This is a little bit different than my usual blog posts.  Normally, I will talk about physical ailments or sports.  However, this blog post is going to be around mental health.  Mental health issues can be difficult to understand as they cannot be seen.  

I never thought much of these three words but I seem to be getting asked more and more about them either when I am working at the hospital or on the job with NLP, in the community..  The 3 D words in which I am referring to is Delirium, Dementia and Depression.  I will try to define these words and then give a description about them.  

 

Delirium syndrome mental health. Taken from: http://allenmorecounseling.com/conditions-our-tacoma-counselors-treat/cognitive-problems/

Delirium syndrome mental health. Taken from: http://allenmorecounseling.com/conditions-our-tacoma-counselors-treat/cognitive-problems/

Delirium is an acute change in a client’s mental status.   Some of the changes that can occur when someone goes into a delirium are inattention, disorganized thinking and an altered level of consciousness.  These changes come on very acutely, recently.  

This is something seen unfortunately, all too common in the hospital.  Sometimes elderly people are brought into the hospital, by loved ones, simply because their personality has changed suddenly.  People in a delirium may do some crazy things, for example, pull out IV’s in their arm, or pull out fully inflated catheters (ouch!!)!  The delirious person is not aware they are doing this things, which may lead to pain or bleeding or another infection, which can keep the person in delirium longer.  

In seniors, this mental change can seem to come on quite easily, with a simple urinary tract infection, UTI.  The mystery is figuring out what has caused this change in cognition.  However, once the source of the infection, pain or multiple other causes of delirium is found, corrective measures can be taken.  Usually within 1-2 days of starting antibiotics, for infections, giving adequate pain control, for a fracture, the client’s mental state starts to return to normal, to their loved one’s delight.  If the client’s suffer from depression and/or dementia, they are more likely to suffer from delirium.  The presence of one or both, depression and dementia, make the diagnosis of delirium that much more difficult.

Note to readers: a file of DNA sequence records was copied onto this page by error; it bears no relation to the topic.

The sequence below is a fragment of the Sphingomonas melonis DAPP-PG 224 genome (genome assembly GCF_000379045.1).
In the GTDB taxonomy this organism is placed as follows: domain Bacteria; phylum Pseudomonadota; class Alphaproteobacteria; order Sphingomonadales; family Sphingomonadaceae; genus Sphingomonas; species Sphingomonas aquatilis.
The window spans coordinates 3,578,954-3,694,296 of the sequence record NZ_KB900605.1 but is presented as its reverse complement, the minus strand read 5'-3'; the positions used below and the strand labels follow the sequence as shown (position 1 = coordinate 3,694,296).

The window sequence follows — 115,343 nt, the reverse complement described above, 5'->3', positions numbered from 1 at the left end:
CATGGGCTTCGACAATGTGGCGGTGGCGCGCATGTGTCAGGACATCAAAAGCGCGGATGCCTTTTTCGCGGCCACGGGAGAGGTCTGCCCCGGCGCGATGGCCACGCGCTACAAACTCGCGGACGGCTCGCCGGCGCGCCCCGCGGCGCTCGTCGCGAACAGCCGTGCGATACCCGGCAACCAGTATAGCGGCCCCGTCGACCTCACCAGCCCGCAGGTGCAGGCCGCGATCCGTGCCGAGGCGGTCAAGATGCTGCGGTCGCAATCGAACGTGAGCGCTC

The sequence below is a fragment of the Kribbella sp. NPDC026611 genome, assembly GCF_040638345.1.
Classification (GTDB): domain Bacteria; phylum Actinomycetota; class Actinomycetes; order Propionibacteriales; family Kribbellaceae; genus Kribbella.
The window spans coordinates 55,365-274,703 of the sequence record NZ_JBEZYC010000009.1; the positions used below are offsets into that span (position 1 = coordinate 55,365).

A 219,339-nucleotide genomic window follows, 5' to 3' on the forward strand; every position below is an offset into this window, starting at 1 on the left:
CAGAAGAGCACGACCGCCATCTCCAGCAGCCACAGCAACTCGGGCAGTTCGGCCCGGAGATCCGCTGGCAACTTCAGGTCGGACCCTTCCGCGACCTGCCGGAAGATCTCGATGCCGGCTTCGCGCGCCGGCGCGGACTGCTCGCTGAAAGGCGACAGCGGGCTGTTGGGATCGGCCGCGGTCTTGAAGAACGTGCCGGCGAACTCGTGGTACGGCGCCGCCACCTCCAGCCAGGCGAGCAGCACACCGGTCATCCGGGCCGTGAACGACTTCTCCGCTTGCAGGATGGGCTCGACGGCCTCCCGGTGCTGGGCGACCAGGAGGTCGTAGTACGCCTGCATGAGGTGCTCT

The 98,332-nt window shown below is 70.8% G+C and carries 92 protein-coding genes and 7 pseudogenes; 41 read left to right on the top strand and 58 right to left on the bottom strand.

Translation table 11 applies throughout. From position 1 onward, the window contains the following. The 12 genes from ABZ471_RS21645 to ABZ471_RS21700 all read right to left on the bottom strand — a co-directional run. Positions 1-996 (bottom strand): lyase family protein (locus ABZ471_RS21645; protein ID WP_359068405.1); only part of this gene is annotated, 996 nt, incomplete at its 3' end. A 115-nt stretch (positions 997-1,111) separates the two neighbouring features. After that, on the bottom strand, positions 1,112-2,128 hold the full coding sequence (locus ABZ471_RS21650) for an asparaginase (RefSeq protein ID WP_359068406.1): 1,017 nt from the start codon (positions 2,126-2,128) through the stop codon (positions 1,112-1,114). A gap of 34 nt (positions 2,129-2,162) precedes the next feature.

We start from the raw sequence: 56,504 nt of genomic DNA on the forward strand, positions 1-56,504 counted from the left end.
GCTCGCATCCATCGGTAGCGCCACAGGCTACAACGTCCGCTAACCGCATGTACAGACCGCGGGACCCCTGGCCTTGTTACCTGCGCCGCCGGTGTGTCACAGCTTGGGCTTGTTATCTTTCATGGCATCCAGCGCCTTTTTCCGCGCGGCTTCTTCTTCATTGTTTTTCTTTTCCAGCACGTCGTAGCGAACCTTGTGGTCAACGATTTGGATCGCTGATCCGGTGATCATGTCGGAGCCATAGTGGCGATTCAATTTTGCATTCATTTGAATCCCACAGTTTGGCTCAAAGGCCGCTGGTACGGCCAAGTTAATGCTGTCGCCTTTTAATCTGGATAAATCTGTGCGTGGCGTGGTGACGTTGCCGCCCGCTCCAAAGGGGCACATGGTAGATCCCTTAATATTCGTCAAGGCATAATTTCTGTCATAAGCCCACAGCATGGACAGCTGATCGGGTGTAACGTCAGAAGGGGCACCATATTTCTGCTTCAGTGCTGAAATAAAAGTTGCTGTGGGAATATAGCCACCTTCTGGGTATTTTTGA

Taken from: http://www.shutterstock.com/pic-106390010/stock-photo-alzheimer-s-disease-symbol-isolated-on-white-background-dementia-mental-health-problem-design.html

Taken from: http://www.shutterstock.com/pic-106390010/stock-photo-alzheimer-s-disease-symbol-isolated-on-white-background-dementia-mental-health-problem-design.html

Dementia is the name for a group of symptoms, that may be caused by numerous illnesses.  Dementia is most commonly progressive and affects the person’s memory, reasoning, communication and insight to name a few.  This can lead to changes in the person’s personality, social aspects, communication, judgement and initiative.  Did you know that Alzheimer’s disease is a form of dementia?  Other common forms are vascular dementia and mixed dementia (combination of Alzheimer’s and vascular dementia).  The onset of dementia is usually subtle and gradual.  Sometimes the client’s are aware that they are getting dementia which can be very frustrating.  When dealing with client’s suffering with dementia using an individual approach is best.

 

Depression is a mental illness.  Like any illness it can be treated.  With depression people may get feelings of sadness, hopelessness or a loss of pleasure from things they enjoyed doing, i.e. gardening.  There may be mental and physical changes with depression such as difficulty concentrating, sleep that is not refreshing, decreased energy, difficulty getting out of

taken from: http://studentsagainstdepression.org/take-action/request-our-free-awareness-resources/

taken from: http://studentsagainstdepression.org/take-action/request-our-free-awareness-resources/

bed in the morning…  Some people suffering with depression may hide how they actually feel or think that they just have “the blues”.  If these symptoms are lasting continuously for more than a couple of weeks, the client should talk to their family doctor about ways to help them.

To make matters more difficult, sometimes people with dementia can suffer also from depression.  This is especially true with people that are institutionalized, i.e. live in a nursing home, psychiatric ward.  

Exercise is one, non-pharmaceutical, way to help with depression.  It does not have to be vigorous exercise, simply walking, at a brisk pace, for 30 minutes, 3-4x/week.  

 

 

Help for this post came from the Canadian Physiotherapy Association, Physiotherapy Practice Magazine, Holiday 2015, Volume 5, No.6, pp 13-15